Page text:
442 F2d 1259 United States v. Thomas
442 F.2d 1259
UNITED STATES of America, Appellee,
Stephen John THOMAS, Appellant.
United States Court of Appeals, Ninth Circuit.
May 11, 1971.
Stanley J. Friedman, San Francisco, Cal., for appellant.
James L. Browning, Jr., U. S. Atty., Paul G. Sloan, Asst. U. S. Atty., San Francisco, Cal., for appellee.
Before HAMLEY, MERRILL and WRIGHT, Circuit Judges.
Stephen John Thomas appeals from his conviction for refusal to submit to induction into the Armed Forces in violation of 50 U.S.C.App. § 462.
Defendant argues that his Selective Service Board proceeded improperly with regard to his request for an occupational deferment, and his claim for status as a conscientious objector. The latter argument is foreclosed by the recent decision in Ehlert v. United States, 402 U.S. 99, 91 S.Ct. 1319, 28 L.Ed.2d 625 (1971).
Concerning defendant's occupational deferment argument, the essential facts are as follows: Thomas registered with his local board on August 27, 1962. As an undergraduate student at the University of California at Berkeley, he received a series of student deferments. On June 3, 1966, the local board received advice that defendant had withdrawn from college. The board accordingly reclassified defendant I-A on June 14, 1966, and so notified him.
On June 22, 1966, defendant wrote to his local board, requesting that his induction be deferred until October 1, 1966, because he was then employed as house manager of a student dormitory serving one hundred and fifty-five residents and seventy-three additional boarders, and his replacement would not arrive until the indicated date. Thomas further stated that if this "appeal" were granted he wished to volunteer "for the draft at your earliest convenience after that date. * * *" This communication, entitled "Classification Appeal," was received by his board on June 24, 1966.
On June 29, 1966, the board advised Thomas that his request for deferment would be considered at the next meeting of the board on July 12, 1966. On the latter date the board voted to adhere to the I-A classification and to forward the file to the appeal board. The local board sent the file to the appeal board on July 13, 1966, but did not advise Thomas of the action taken and did not send him a new notice of classification. On July 21, the appeal board considered the file and classified Thomas I-A. On July 27, 1966, the local board advised defendant that his appeal had been rejected by sending him a new notice of a I-A classification.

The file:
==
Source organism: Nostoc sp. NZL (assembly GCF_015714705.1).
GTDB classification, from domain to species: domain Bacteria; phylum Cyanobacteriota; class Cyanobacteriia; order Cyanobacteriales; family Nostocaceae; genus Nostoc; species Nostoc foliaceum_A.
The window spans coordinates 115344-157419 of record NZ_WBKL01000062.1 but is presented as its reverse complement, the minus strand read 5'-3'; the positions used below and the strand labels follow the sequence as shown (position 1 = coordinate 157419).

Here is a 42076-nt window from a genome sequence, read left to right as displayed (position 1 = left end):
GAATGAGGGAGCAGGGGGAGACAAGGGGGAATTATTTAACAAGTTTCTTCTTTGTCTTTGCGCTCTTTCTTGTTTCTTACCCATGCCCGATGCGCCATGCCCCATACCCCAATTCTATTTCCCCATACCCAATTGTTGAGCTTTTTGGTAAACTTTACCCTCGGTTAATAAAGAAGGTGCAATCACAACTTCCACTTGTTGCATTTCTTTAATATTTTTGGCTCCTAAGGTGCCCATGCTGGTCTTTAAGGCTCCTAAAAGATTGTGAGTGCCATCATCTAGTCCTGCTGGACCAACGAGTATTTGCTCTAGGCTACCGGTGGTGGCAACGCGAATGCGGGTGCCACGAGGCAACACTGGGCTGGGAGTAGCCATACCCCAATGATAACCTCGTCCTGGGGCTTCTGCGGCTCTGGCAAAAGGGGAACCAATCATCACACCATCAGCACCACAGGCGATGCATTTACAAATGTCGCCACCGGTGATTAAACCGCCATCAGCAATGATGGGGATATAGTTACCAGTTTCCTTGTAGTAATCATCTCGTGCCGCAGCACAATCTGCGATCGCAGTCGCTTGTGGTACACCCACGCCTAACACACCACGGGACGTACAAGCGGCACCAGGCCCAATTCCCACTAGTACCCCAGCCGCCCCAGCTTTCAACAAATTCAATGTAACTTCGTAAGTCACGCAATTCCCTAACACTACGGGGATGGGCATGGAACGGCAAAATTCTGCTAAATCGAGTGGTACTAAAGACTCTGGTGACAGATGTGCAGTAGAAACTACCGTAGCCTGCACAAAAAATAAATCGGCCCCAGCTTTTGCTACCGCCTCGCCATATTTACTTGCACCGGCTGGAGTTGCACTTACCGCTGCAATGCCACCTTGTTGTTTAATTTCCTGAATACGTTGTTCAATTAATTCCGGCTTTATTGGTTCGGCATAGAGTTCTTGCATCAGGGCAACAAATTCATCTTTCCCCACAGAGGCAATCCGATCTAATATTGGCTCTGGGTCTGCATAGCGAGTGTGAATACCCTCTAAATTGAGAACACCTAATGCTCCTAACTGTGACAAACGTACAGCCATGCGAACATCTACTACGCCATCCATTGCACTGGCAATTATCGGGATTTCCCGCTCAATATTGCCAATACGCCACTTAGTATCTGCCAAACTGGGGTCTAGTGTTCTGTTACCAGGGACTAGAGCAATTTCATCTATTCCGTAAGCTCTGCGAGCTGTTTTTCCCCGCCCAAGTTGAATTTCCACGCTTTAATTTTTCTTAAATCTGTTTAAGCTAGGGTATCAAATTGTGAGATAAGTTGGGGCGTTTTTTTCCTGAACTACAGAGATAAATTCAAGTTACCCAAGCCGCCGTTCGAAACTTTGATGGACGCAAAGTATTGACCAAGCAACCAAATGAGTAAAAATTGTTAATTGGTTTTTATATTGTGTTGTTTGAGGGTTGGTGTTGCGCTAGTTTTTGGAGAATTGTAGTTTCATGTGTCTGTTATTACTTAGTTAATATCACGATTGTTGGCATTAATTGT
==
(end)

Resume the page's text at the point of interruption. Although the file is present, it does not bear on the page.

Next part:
Defendant argues that the failure of the local board to reopen his classification on July 12, 1966, and its failure to then advise him of its denial of his request for an occupational deferment was improper and rendered the induction order invalid. The nub of this argument is that, although defendant's letter of June 22, 1966, is captioned "Classification Appeal," the substance of the letter indicates that it was also a request to the local board to reclassify him II-A (occupational deferment) pursuant to 32 C.F.R. §§ 1622.22, 1622.23(a). Defendant reasons that if the local board's action of July 24 was a reopening it proceeded improperly because it failed to give him notice and an opportunity to request a personal appearance; and if it was a denial of a reopening, the denial was unlawful as defendant presented a prima facie case for the deferment.
Accepting Thomas' argument that the local board should have, and did, treat his June 22, 1966, letter as a request for a reopening and reclassification, the material which he submitted to the local board did not present facts which "if true, would justify a change in the registrant's classification," as required for a reopening. 32 C.F.R. § 1625.2(a). Thomas' request and the supporting letter from his employer did not allege facts presenting a prima facie case for an occupational deferment. 32 C.F.R. §§ 1622.22(a), 1622.23(a). See Petrie v. United States, 407 F.2d 267, 275-276 (9th Cir. 1969).
A denial of reopening was therefore proper and no appeal is available from such a denial. Thomas was entitled to notice of the denial from his local board, 32 C.F.R. § 1625.4. However, his only right following such notice was to resubmit his claim to the local board with additional information, if he had any available. Thomas had that same right when the notice of denial was sent by the appeal board. There was no prejudice to defendant from whatever procedural irregularity occurred by way of the delay in notification.